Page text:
The ideal is sufficiently familiar in fact, of course; and there is nothing very much against it, except that it is utterly and grossly immoral. A man saying that he will treat other people's children as his own is exactly like a man saying that he will treat other people's wives as his own. He may get a certain amount of poetic or sentimental pleasure out of the children, but so he may out of the wives. The question is whether any human rights whatever remain to the other man, who is made legally responsible for his children and his wife. If he ill-treats them, it is perfectly right to put the exceptional legal machinery, which exists for such exceptional evils, in motion against him. But it is not right, by any code of common morals yet recognized among men, to start from the very first with the assumption that his children belong to you as much as they belong to him. If there is an adequate case against him, it must be proved against him; but we are not dealing here with any such case. We are dealing with a profound plutocratic assumption, accidentally revealed by a chance phrase. The poor children are born under the power and protection of a governing class, as wards in Chancery are born under the power and protection of the Lord Chancellor; they inherit that status, whether our own conscience inclines us to call it a status of slavery or of safety. Note that the lady does not say-- though she doubtless would say--"When I hear of a child being beaten with a red-hot poker, the common human bond makes me feel as angry as if it were my own child." She does not deal with hard cases, or even individual cases; she generalizes from the start. She assumes that she will, in fact, manage, she assumes that she will be allowed to manage, any other children as if they were her own. And in practice she is probably right; it is the supreme and final proof that in theory she is entirely wrong. Our society has unconsciously and unresistingly admitted this great heresy against humanity. The notion of making the head of a humble family really independent and responsible, like a citizen, has really vanished from the mind of most of the realists of our real world. It is the less wonder that it has never even entered the head of an idealist.

The trouble is that in our society the ideal is more wrong than the real. Old Tories used to insist on teaching to the poor the principles of respect for private property, lest they should revolt and despoil the rich. As a fact, it is the rich who have to be taught about the existence of private property, and especially about the existence of private life. No ragged mob is likely to storm the nurseries of Mayfair, or steal the perambulators from the French nurses, or the pupils from the German governesses, parading in Kensington Gardens. But philanthropists, under various excuses, do really raid the playgrounds of the poor. They regard such a raid as a reform; and, in truth, it is a revolution. Modern writers are very ready to cover great historic events with sweeping denunciations of crime; to say the Great War was murder on a large scale or that the Russian Revolution was theft on a large scale. They hardly realize how much of educational and philanthropic reform has been kidnapping on a large scale. That is, it has shown an increasing disregard for the privacy of the private citizen, considered as a parent. I have called it a revolution; and at bottom it is really a Bolshevist revolution. For what could be more purely and perfectly Communist than to say that you regard other people's children as if they were your own?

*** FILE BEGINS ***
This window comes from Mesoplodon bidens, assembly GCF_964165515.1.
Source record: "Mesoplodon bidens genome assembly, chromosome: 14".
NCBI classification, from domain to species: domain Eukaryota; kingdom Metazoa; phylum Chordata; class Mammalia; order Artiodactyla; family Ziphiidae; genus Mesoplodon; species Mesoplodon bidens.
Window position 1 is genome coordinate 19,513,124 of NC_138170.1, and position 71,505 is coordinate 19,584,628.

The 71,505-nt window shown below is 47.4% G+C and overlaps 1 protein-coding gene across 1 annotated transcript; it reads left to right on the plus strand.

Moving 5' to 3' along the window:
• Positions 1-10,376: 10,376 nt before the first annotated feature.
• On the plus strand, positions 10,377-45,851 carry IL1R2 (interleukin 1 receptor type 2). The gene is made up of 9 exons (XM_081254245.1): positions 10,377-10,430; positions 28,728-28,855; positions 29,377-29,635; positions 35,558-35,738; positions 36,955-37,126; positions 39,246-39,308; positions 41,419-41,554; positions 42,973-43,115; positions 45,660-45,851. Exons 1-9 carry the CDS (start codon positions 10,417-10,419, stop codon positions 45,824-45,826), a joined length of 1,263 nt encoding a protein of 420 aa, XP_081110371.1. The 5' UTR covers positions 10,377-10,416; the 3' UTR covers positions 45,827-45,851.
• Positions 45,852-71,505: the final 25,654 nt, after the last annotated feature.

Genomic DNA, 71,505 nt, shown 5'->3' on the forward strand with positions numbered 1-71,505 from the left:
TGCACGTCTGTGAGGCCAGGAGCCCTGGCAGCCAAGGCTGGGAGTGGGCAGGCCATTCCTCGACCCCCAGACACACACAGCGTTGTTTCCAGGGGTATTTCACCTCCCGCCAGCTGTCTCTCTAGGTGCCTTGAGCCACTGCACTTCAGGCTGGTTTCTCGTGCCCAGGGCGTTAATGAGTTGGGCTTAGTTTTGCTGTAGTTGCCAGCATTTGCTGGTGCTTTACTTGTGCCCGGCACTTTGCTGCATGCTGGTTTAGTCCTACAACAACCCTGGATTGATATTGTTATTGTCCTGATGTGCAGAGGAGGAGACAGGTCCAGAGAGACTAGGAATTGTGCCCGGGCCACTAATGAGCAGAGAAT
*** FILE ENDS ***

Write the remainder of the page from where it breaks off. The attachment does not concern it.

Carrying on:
True, as yet the man who treats other people's dogs as if they were his own is called a dog-stealer. The man who is caught, caring for somebody else's horse as if it were his own, is called a horse-thief. But even that is only true if the thieves are poor and too ignorant to plead excuses of humanitarianism. The wealthy Communist who so treats a child is not called a kidnapper. Which only shows that Communism, anyhow _our_ Communism, would not be the rule of the poor, nor even the unruliness of the poor; but only the extension of the existing unruliness of the rich.